Covering one social justice issue doesn’t preclude coverage of other social justice issues, but if you’re arguing that in order to discuss one particular social justice issue we need to acknowledge every other social justice issue at the exact same time, well, that Channel 10 coverage you were watching would still be running this time next year.

      • Yeah in a pleasantly bizarre twist EA seems to be one of companies that aren’t just virtue signalling.

        Really though, it just makes me think about all the shit that might actually get done if all those who do virtue signal did something tangible beyond posting their “thoughts and prayers!” type shtick in order to get pats on the back for how much they supposedly care.

        It is hard sometimes to have faith though when you see people get their heads bitten off genuinely trying to offer support, because they are supporting ‘incorrectly’ or such according to some random idiots that saw their attempt.

        Friend of mine recently got shouted down for linking to resources and charity groups that were lobbying for black lives matter and police reform in the US. All because he was white and so who was he to ‘tell people what to do’. It completely blew my mind as I watched it unfold. Like at the bare minimum at least just don’t piss on those actually bothering to try.

        • It’s always struck me as ironic that the ‘thoughts and prayers’ crowd are so obsessed with ‘virtue signalling’ given how often they are guilty of it themselves. FFS, every time an article related to social justice appears forums everywhere overload with commentators falling over each other to virtuously signal how appalled they are at being forced to read such blasphemy.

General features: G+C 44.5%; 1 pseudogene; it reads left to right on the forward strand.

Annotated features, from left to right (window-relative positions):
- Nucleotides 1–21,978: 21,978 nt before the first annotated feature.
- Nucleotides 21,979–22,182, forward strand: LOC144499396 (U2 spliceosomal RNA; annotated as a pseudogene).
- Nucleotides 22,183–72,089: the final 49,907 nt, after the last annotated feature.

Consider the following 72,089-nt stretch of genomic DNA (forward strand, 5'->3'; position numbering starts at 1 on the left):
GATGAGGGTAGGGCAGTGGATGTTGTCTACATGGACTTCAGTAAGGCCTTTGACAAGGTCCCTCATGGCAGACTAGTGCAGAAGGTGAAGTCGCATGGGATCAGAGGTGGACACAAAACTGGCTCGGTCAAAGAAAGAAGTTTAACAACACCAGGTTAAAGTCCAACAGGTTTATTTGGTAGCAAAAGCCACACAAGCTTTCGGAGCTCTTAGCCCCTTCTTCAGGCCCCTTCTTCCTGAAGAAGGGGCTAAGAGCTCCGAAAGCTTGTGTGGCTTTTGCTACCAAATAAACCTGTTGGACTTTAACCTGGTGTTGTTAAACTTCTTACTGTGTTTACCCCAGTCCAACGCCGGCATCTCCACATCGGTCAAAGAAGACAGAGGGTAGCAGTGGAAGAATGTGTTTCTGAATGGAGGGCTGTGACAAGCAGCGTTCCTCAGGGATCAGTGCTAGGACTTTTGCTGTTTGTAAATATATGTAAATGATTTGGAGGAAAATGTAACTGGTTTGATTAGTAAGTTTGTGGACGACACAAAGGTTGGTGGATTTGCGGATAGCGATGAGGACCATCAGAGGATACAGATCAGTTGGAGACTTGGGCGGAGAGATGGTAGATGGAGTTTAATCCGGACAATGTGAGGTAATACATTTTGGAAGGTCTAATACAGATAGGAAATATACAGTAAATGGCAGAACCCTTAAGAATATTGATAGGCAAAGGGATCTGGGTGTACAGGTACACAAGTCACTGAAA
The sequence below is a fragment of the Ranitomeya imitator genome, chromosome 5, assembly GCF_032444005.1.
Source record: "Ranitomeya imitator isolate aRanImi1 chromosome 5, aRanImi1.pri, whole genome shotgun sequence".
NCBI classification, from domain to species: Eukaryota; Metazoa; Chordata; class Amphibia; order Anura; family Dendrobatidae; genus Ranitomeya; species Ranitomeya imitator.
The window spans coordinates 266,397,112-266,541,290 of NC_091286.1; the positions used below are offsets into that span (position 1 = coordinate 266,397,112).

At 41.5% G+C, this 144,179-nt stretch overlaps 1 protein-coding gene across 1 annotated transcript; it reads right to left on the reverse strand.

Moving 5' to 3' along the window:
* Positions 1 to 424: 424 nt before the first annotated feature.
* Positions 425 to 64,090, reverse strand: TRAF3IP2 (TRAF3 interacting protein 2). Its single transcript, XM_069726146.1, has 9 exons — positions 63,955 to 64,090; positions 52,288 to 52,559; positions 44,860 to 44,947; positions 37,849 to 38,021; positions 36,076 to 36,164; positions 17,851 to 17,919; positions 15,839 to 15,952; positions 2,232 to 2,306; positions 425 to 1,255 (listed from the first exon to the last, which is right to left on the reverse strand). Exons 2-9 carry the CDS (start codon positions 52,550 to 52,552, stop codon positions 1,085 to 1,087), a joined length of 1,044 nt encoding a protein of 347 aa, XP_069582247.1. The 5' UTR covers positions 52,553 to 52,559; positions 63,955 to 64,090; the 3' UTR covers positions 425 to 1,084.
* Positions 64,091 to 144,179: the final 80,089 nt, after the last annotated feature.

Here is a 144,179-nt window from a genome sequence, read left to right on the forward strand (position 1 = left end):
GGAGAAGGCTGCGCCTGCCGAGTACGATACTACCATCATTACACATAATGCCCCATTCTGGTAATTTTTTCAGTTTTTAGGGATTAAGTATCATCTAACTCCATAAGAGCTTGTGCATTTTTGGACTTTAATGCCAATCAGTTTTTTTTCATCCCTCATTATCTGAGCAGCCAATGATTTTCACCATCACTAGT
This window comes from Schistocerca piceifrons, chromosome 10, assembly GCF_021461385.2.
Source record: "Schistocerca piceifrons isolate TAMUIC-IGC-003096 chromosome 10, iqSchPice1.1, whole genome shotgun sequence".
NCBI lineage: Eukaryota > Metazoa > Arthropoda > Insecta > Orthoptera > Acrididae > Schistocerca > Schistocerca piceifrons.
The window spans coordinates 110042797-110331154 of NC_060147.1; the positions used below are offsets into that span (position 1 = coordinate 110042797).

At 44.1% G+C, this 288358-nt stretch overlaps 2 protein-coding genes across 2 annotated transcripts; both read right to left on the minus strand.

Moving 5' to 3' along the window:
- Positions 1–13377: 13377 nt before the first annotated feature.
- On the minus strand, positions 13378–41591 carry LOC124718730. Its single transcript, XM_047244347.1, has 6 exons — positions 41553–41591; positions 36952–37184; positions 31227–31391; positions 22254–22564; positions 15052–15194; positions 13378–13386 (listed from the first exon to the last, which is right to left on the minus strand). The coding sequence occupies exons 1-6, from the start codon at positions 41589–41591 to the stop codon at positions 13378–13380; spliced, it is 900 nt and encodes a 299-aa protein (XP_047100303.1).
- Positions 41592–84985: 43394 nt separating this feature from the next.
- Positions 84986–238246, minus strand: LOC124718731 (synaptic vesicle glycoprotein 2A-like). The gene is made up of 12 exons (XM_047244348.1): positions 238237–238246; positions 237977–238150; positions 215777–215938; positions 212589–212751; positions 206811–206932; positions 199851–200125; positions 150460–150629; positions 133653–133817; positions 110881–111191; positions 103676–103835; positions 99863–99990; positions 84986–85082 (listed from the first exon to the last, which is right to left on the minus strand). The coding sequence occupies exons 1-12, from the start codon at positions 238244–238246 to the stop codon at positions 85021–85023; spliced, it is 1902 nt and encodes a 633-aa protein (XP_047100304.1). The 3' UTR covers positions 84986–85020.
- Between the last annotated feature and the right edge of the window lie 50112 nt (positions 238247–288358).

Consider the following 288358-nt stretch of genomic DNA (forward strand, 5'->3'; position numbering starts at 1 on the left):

• Do consider that what you call “virtue signaling” from those who don’t have a million dollars or the time and attention of hundreds of employees is precisely the message that those big companies are getting that tells them that it’s a good investment.

          Agree on your point regarding shutting down those trying to help, like your friend. I imagine that there are some people like that indeed, but I also have seen tons of examples of individuals and whole communities recognizing and thanking the efforts of white (or whatever) allies.

    • We must focus on the results. We can speculate about intentions and motivations and be right or wrong, but the end result is the same net positive. Moreover, when expectedly cynically profit-driven companies such as this one join a progressive cause it is a good indicator of a cultural shift, which they themselves amplify and accelerate. In other words, they are betting that X progressive cause is of interest to a significant amount of the population, thus there’s money to be made. This is a GOOD thing, as it helps the matter be normalized among those who are not yet too gung-ho about it.

  • how about they donate some money to cover the costs of rebuilding everything burnt down, or buying new police cars to replace the ones the rioters destroyed? maybe cover the costs of some of the business which have been looted?
    since when did it become appropriate to encourage such poor behaviour and celebrate it?

    • Probably because they – rightly – recognise that simply replacing damaged property and the causes of riots doesn’t actually go towards fixing the root of why those riots are happening in the first place.

      • i think they should do neither. theyre a game publisher. its not their job to do either of these things. just pointing out the stupidity of it. its not as if anyone is looking to EA to provide guidance in anyones time of need…

      • no but, the rioters also destroy their own communities. how many people are going to be financially destroyed now? most of those people rioting are now better off than those they targeted. More over attacking police and other public properties only means less government funding going to people that really need it.